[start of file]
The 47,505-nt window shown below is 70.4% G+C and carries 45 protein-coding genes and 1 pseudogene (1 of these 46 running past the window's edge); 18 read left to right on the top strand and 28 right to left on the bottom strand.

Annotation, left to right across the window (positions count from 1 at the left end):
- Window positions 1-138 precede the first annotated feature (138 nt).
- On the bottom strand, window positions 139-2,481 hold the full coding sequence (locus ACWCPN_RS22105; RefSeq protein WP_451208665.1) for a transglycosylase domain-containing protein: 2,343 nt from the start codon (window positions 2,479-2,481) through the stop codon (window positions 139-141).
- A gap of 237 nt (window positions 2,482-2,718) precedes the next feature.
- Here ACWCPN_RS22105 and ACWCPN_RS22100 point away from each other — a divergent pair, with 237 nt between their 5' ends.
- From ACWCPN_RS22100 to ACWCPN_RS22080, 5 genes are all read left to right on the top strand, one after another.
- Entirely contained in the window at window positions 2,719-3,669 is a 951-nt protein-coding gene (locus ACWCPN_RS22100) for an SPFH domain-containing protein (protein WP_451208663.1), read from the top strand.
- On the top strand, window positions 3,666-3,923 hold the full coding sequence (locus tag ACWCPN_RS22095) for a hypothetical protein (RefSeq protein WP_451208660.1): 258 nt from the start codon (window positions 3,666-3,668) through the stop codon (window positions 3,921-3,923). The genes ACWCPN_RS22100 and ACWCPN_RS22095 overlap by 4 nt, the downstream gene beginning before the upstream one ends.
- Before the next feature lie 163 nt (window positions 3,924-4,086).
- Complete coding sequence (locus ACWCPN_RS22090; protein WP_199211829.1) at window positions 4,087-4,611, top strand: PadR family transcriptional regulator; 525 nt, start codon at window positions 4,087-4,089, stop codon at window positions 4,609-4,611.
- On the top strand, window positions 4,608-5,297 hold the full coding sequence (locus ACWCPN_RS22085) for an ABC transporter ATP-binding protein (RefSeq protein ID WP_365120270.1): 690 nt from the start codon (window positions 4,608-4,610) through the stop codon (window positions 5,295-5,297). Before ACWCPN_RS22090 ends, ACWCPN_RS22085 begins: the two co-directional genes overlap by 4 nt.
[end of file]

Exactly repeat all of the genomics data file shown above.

The 47,505-nt window shown below is 70.4% G+C and carries 45 protein-coding genes and 1 pseudogene (1 of these 46 running past the window's edge); 18 read left to right on the top strand and 28 right to left on the bottom strand.

Annotation, left to right across the window (positions count from 1 at the left end):
- Window positions 1-138 precede the first annotated feature (138 nt).
- On the bottom strand, window positions 139-2,481 hold the full coding sequence (locus ACWCPN_RS22105; RefSeq protein WP_451208665.1) for a transglycosylase domain-containing protein: 2,343 nt from the start codon (window positions 2,479-2,481) through the stop codon (window positions 139-141).
- A gap of 237 nt (window positions 2,482-2,718) precedes the next feature.
- Here ACWCPN_RS22105 and ACWCPN_RS22100 point away from each other — a divergent pair, with 237 nt between their 5' ends.
- From ACWCPN_RS22100 to ACWCPN_RS22080, 5 genes are all read left to right on the top strand, one after another.
- Entirely contained in the window at window positions 2,719-3,669 is a 951-nt protein-coding gene (locus ACWCPN_RS22100) for an SPFH domain-containing protein (protein WP_451208663.1), read from the top strand.
- On the top strand, window positions 3,666-3,923 hold the full coding sequence (locus tag ACWCPN_RS22095) for a hypothetical protein (RefSeq protein WP_451208660.1): 258 nt from the start codon (window positions 3,666-3,668) through the stop codon (window positions 3,921-3,923). The genes ACWCPN_RS22100 and ACWCPN_RS22095 overlap by 4 nt, the downstream gene beginning before the upstream one ends.
- Before the next feature lie 163 nt (window positions 3,924-4,086).
- Complete coding sequence (locus ACWCPN_RS22090; protein WP_199211829.1) at window positions 4,087-4,611, top strand: PadR family transcriptional regulator; 525 nt, start codon at window positions 4,087-4,089, stop codon at window positions 4,609-4,611.
- On the top strand, window positions 4,608-5,297 hold the full coding sequence (locus ACWCPN_RS22085) for an ABC transporter ATP-binding protein (RefSeq protein ID WP_365120270.1): 690 nt from the start codon (window positions 4,608-4,610) through the stop codon (window positions 5,295-5,297). Before ACWCPN_RS22090 ends, ACWCPN_RS22085 begins: the two co-directional genes overlap by 4 nt.